BACKGROUND: In ageing Western societies, many older persons live with and die from cancer. Despite that present-day healthcare aims to be patient-centered, scientific literature has little knowledge to offer about how cancer and its treatment impact older persons' various outlooks on life and underlying life values. Therefore, the aims of this paper are to: 1) describe outlooks on life and life values of older people (= 70) living with incurable cancer; 2) elicit how healthcare professionals react and respond to these.
METHODS: Semi-structured qualitative interviews with 12 older persons with advanced cancer and two group interviews with healthcare professionals were held and followed by an analysis with a grounded theory approach.
RESULTS: Several themes and subthemes emerged from the patient interview study: a) handling incurable cancer (the anticipatory outlook on "a reduced life", hope and, coping with an unpredictable disease) b) being supported by others ("being there", leaving a legacy, and having reliable healthcare professionals) and; c) making end-of-life choices (anticipatory fears, and place of death). The group interviews explained how healthcare professionals respond to the abovementioned themes in palliative care practice. Some barriers for (open) communication were expressed too by the latter, e.g., lack of continuity of care and advance care planning, and patients' humble attitudes.
CONCLUSIONS: Older adults living with incurable cancer showed particular outlooks on life and life values regarding advanced cancer and the accompanying last phase of life. This paper could support healthcare professionals and patients in jointly exploring and formulating these outlooks and values in the light of treatment plans.
BACKGROUND: Family caregivers provide the majority of care for people with Parkinson's disease (PD) in the palliative care phase. For many this is a demanding experience, affecting their quality of life.
OBJECTIVE: We set out to map the experiences of bereaved family caregivers during the period of informal care in the palliative care phase as well as after the death of their loved one with PD.
METHODS: Ten bereaved family caregivers participated in this qualitative study. Semi-structured interviews were conducted and interpretative phenomenological analysis was used executed.
RESULTS: We identified four main themes. 1) Feeling like a professional caregiver: while caring for a person with PD, the family caregivers took over many roles and tasks of the person with PD.2) Healthcare professionals do not always know what PD really means. Most interviewees had negative experiences with knowledge and understanding of PD of, especially, (practice) nurses. 3) Being on your own: many respondents had felt highly responsible for their loved one's care and lacked time and space for themselves. Grief and feelings of guilt were present during the caregiving period and after death. 4) Being behind the times: to provide palliative care in line with patients' preferences and to feel prepared for the palliative care phase of PD, proactive palliative care planning was considered important. However, the interviewees told that this was most often not provided.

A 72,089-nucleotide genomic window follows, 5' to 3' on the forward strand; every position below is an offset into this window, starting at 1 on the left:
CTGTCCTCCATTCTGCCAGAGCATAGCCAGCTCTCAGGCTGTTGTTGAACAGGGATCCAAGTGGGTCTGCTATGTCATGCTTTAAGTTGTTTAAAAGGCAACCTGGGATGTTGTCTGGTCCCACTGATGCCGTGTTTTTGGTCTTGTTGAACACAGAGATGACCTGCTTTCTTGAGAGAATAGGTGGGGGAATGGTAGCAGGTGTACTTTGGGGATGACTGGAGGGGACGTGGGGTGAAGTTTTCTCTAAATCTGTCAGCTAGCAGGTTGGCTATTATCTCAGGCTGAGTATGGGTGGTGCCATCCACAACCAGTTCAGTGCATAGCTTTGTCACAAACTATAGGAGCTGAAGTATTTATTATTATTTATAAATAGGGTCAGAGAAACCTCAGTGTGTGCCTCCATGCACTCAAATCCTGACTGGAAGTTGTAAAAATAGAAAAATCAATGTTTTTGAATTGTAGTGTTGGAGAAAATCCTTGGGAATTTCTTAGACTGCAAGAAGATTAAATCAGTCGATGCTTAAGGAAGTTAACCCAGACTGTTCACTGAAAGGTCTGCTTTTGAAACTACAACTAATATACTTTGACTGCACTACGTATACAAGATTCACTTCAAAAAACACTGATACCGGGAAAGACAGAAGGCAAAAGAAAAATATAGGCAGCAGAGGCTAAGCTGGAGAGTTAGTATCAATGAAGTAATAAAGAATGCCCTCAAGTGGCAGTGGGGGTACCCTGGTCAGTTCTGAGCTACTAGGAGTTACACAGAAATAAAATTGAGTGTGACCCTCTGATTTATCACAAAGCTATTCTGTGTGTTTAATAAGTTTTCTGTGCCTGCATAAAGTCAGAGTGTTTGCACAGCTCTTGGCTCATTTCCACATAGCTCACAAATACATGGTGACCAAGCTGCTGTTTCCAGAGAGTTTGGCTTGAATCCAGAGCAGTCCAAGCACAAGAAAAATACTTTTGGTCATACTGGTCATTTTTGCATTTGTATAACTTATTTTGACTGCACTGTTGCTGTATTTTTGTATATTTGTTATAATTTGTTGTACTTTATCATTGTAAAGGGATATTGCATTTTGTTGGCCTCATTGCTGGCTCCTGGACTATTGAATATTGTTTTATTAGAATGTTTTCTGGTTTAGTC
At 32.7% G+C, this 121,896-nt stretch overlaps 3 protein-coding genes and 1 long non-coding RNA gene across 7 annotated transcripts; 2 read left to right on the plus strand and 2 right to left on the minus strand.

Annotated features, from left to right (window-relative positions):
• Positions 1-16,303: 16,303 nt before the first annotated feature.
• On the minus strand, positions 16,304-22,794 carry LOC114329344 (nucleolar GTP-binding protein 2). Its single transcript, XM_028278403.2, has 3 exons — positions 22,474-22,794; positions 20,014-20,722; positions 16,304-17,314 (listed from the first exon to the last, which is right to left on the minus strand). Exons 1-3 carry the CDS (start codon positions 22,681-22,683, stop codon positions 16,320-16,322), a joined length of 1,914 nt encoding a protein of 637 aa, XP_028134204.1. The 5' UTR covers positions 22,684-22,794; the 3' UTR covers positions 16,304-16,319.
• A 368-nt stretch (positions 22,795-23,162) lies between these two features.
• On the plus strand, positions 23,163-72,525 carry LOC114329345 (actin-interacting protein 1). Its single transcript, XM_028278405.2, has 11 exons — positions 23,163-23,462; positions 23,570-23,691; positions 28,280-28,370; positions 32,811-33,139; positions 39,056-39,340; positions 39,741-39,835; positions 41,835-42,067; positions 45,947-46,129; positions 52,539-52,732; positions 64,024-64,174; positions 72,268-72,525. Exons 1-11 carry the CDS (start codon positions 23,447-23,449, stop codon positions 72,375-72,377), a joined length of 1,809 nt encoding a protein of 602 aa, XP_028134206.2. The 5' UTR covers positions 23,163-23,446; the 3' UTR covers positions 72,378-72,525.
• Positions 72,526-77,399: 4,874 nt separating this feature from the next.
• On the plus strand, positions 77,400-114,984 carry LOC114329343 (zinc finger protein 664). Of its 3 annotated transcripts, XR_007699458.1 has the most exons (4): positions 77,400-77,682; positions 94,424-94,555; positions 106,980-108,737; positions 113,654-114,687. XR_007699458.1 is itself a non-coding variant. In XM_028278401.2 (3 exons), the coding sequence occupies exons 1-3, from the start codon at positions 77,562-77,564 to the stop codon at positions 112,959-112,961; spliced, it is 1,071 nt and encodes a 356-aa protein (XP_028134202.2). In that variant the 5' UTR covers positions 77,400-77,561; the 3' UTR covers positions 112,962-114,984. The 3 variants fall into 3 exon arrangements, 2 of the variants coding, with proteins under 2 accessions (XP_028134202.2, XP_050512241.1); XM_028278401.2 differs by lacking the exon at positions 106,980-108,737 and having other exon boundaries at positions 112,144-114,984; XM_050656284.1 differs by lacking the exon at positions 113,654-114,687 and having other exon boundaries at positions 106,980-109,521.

CONCLUSION: These findings indicate that caring for a person with PD in the palliative care phase is a demanding experience for family caregivers. They experience psychological problems for many years before and after the death of the person with PD. Increasing healthcare professionals' awareness of family and bereaved caregivers' needs may mitigate these long-term detrimental effects.
BACKGROUND: There is little information about how healthcare professionals feel about providing palliative care for patients with a substance use disorder (SUD). Therefore, this study aims to explore: 1) the problems and needs experienced by healthcare professionals, volunteers and experts-by-experience (HCP/VE) during their work with patients with SUD in a palliative care trajectory and; 2) to make suggestions for improvements using the quality of care model by Donabedian (Structure, Process, Outcome).
METHODS: A qualitative study was conducted, consisting of six focus group interviews which consisted of HCP/VE working with patients with SUD in a palliative care phase. At the end of the focus group interviews, participants structured and summarized their experiences within a Strengths, Weaknesses, Opportunities and Threats (SWOT) framework. Interview transcripts (other than the SWOT) were analysed by the researchers following procedures from the Grounded Theory Approach ('Grounded Theory Lite'). SWOT-findings were not subjected to in-depth analysis.